A few days ago I put up a post responding to the statistics in the Church Times about patterns of churchgoing. I was quite struck by the comments, which not only offered fresh insights but confirmed the statistics: religious people think for themselves regardless of what church leaders teach.
The thinking is going in a particular direction. Last year we celebrated 50 years of John Robinson’s Honest to God. Those who in 1963 welcomed his approach were rebelling against the official doctrines of the churches; now, even regular churchgoers, far from rebelling against them, just ignore them. The question is: what are we going to replace them with?
Tess’ ‘coffee-fueled group hug’ probably describes the current state of many local churches; but if that’s all they are, they won’t last. It’s all too easy to see why dogmatic ‘conservatives’, whether evangelical or catholic, see them as ripe for a takeover. How can churches develop a positive, engaging faith which doesn’t just revert to the old, unconvincing dogmas?
My account of how we got to our present state is here. To summarise, most mainstream western churches, Catholic and Protestant alike, became more dogmatic in the nineteenth century in response to the rise of atheism. Christian teaching was redefined so that it was separate from, and transcended, observable scientific evidence about the physical world. It became:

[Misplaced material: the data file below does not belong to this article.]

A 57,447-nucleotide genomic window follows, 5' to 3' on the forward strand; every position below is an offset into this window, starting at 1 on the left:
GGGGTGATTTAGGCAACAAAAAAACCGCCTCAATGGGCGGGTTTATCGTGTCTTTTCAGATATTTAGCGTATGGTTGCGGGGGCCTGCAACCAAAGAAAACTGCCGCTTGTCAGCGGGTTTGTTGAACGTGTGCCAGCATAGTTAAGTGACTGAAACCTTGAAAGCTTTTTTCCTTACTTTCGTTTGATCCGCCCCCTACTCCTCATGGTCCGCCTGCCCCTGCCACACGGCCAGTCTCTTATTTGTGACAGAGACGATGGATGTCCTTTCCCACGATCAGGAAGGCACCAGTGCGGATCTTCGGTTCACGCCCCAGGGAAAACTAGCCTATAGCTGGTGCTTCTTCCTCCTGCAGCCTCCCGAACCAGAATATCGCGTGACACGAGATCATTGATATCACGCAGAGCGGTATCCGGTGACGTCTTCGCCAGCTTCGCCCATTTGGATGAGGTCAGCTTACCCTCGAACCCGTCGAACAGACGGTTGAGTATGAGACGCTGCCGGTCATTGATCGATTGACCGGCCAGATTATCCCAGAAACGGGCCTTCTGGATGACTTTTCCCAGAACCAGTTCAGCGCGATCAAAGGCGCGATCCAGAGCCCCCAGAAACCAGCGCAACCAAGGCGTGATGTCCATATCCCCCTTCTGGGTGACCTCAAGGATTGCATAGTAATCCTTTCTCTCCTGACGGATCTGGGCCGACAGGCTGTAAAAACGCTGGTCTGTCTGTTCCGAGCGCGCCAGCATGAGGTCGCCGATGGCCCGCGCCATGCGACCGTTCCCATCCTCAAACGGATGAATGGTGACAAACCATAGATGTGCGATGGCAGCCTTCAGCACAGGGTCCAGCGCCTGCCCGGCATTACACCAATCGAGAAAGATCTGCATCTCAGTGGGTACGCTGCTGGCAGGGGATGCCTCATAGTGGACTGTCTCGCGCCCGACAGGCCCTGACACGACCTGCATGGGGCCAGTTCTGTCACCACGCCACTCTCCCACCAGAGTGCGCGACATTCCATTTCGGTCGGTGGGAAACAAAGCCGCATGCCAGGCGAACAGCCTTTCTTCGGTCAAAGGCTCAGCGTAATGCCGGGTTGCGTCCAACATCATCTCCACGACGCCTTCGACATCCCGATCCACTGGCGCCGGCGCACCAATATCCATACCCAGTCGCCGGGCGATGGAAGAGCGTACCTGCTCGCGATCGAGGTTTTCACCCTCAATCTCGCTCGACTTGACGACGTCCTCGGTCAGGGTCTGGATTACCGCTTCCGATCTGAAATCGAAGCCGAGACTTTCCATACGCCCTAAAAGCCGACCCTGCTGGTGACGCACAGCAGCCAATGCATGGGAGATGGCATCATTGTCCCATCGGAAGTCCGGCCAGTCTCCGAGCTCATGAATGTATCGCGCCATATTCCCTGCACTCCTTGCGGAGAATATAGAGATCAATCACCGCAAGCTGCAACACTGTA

dogmatic; if you want to belong to our church you have to assent to our unverifiable statements of faith, and
reactionary; to belong to our church is to defy modern secular ways of understanding reality.
This version of Christianity lost credibility in the 1960s. From the 1970s onwards, most churches reaffirmed the dogmas while the majority of the population stopped going to church. I’m thinking primarily of England but I think the pattern is more widespread.
If this is an acceptable summary, the main plot is the rise and decline of dogmatism. If it reached its peak around 100 years ago, it was revived in reaction against 1960s liberalism but now really does need replacing with something else. The sub-plot is the rise and decline of atheism. It was at its most popular in the 1950s and 1960s, and this added fuel to the revived dogmatism of the 1970s.
From this perspective the findings of the social surveys are what we would expect. There are still some churchgoers whose main concern is to divest themselves of oppressive dogmas. It remains a significant theme in liberal theology; my comment on it is here. However most people believe in something. They are not sure what it is, but they do not philosophise about whether, and in what sense, it exists. On the contrary many feel a desire to relate to that something and express the relationship, whether in churches or elsewhere.